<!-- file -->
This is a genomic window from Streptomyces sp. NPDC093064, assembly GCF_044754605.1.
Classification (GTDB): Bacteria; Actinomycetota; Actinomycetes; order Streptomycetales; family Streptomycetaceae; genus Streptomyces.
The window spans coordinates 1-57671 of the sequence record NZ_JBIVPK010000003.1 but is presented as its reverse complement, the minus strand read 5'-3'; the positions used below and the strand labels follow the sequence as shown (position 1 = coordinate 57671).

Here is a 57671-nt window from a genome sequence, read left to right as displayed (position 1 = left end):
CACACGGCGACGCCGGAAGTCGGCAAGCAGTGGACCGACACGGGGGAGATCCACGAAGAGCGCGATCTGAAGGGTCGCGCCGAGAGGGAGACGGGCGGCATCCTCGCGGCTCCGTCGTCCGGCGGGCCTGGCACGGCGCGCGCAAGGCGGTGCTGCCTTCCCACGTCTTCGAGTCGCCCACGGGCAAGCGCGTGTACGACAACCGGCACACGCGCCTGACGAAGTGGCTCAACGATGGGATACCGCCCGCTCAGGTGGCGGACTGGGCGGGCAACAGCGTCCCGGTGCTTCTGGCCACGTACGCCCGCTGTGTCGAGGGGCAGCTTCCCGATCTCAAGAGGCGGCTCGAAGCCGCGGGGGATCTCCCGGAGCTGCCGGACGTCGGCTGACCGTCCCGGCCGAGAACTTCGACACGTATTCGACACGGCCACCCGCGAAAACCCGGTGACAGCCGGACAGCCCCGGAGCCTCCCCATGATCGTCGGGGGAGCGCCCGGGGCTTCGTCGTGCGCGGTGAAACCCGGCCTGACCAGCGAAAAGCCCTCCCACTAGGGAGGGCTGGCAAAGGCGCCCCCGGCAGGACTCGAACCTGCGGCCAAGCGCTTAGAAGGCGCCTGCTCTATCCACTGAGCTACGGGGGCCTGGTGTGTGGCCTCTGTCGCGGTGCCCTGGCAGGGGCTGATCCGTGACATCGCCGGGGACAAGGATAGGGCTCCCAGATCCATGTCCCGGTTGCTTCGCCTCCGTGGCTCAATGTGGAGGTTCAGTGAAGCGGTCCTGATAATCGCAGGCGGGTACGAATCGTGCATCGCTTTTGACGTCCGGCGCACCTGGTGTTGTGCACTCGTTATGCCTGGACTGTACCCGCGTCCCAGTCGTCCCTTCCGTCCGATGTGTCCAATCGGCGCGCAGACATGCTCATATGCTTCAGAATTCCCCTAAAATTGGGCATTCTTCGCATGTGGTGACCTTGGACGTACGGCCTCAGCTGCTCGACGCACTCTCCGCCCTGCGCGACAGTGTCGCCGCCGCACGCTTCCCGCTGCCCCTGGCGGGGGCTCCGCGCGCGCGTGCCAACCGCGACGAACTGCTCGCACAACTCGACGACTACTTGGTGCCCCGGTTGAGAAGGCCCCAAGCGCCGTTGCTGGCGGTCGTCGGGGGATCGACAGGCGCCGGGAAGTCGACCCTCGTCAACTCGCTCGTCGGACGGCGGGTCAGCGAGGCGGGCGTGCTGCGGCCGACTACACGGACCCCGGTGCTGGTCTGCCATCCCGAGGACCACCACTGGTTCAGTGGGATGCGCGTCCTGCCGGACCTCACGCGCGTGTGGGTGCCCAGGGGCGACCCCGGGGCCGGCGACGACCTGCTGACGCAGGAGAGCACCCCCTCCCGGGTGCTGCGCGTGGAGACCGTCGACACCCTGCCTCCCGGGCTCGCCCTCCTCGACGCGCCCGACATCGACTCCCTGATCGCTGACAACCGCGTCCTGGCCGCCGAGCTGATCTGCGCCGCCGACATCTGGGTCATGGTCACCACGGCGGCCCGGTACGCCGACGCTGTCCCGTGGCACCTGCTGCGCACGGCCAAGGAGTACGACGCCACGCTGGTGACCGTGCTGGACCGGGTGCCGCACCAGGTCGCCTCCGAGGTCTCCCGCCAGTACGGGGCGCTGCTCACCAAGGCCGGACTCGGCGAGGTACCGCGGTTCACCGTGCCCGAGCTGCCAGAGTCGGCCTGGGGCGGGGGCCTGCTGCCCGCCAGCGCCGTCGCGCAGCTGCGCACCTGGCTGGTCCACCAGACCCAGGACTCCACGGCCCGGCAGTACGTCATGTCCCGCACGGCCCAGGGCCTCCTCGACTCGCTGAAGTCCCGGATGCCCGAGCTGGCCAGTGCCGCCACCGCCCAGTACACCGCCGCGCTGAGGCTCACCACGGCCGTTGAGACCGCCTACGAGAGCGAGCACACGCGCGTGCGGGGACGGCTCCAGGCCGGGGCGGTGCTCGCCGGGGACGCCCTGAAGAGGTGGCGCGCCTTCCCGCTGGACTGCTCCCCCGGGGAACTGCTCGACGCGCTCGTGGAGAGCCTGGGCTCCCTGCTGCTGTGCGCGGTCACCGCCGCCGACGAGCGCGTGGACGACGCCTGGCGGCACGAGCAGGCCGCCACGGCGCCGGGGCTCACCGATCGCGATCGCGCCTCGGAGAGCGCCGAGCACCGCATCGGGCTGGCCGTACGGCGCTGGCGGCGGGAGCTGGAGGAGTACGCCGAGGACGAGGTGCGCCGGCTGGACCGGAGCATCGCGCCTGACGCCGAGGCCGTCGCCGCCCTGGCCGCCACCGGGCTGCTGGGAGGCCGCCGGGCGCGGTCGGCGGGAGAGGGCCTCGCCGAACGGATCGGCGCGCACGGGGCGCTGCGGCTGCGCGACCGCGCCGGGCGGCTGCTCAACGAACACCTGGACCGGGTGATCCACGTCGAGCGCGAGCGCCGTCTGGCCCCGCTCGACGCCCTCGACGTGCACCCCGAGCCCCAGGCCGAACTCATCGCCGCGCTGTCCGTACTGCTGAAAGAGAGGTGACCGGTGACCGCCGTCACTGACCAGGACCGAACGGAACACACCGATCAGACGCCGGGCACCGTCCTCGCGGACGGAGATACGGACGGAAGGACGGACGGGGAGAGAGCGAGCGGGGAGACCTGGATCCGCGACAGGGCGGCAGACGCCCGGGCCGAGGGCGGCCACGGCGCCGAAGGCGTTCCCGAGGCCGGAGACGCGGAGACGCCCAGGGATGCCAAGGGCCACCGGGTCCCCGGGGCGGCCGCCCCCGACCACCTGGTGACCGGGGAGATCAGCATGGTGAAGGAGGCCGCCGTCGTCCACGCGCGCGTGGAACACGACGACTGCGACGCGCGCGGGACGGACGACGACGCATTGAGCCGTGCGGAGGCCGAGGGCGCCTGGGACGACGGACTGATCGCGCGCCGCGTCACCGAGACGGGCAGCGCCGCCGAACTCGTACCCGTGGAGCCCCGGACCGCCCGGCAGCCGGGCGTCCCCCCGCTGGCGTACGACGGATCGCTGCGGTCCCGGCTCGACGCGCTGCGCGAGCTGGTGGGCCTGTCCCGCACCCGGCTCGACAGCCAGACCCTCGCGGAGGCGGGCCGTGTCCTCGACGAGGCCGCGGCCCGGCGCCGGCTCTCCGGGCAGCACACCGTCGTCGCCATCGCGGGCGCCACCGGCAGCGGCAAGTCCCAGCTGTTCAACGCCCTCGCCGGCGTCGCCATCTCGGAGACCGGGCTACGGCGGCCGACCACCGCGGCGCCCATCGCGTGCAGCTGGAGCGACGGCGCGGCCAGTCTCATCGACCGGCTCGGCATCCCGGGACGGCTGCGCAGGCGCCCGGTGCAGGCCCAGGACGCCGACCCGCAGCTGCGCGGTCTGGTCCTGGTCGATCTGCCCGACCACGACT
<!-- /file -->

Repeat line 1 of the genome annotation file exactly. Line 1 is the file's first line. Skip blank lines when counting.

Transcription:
This is a genomic window from Streptomyces sp. NPDC093064, assembly GCF_044754605.1.